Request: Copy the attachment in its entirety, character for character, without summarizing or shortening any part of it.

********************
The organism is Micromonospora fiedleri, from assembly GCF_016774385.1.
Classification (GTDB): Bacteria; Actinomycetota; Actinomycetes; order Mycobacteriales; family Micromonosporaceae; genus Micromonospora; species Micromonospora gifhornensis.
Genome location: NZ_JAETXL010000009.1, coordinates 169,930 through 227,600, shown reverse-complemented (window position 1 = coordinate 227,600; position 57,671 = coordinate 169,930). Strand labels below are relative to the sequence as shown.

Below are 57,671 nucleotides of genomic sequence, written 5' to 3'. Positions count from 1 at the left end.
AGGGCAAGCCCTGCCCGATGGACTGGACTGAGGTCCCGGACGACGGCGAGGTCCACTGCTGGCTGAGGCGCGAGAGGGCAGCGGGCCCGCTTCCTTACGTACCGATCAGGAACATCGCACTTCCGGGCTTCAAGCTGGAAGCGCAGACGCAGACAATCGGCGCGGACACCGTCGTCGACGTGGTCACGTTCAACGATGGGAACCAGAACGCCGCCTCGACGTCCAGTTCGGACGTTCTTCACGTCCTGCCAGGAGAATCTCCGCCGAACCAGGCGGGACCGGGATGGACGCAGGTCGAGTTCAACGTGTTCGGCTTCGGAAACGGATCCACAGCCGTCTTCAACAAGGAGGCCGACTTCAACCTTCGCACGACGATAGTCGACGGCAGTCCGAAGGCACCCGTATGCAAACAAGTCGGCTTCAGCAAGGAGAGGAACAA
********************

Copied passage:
The organism is Micromonospora fiedleri, from assembly GCF_016774385.1.
Classification (GTDB): Bacteria; Actinomycetota; Actinomycetes; order Mycobacteriales; family Micromonosporaceae; genus Micromonospora; species Micromonospora gifhornensis.
Genome location: NZ_JAETXL010000009.1, coordinates 169,930 through 227,600, shown reverse-complemented (window position 1 = coordinate 227,600; position 57,671 = coordinate 169,930). Strand labels below are relative to the sequence as shown.

Below are 57,671 nucleotides of genomic sequence, written 5' to 3'. Positions count from 1 at the left end.
AGGGCAAGCCCTGCCCGATGGACTGGACTGAGGTCCCGGACGACGGCGAGGTCCACTGCTGGCTGAGGCGCGAGAGGGCAGCGGGCCCGCTTCCTTACGTACCGATCAGGAACATCGCACTTCCGGGCTTCAAGCTGGAAGCGCAGACGCAGACAATCGGCGCGGACACCGTCGTCGACGTGGTCACGTTCAACGATGGGAACCAGAACGCCGCCTCGACGTCCAGTTCGGACGTTCTTCACGTCCTGCCAGGAGAATCTCCGCCGAACCAGGCGGGACCGGGATGGACGCAGGTCGAGTTCAACGTGTTCGGCTTCGGAAACGGATCCACAGCCGTCTTCAACAAGGAGGCCGACTTCAACCTTCGCACGACGATAGTCGACGGCAGTCCGAAGGCACCCGTATGCAAACAAGTCGGCTTCAGCAAGGAGAGGAACAA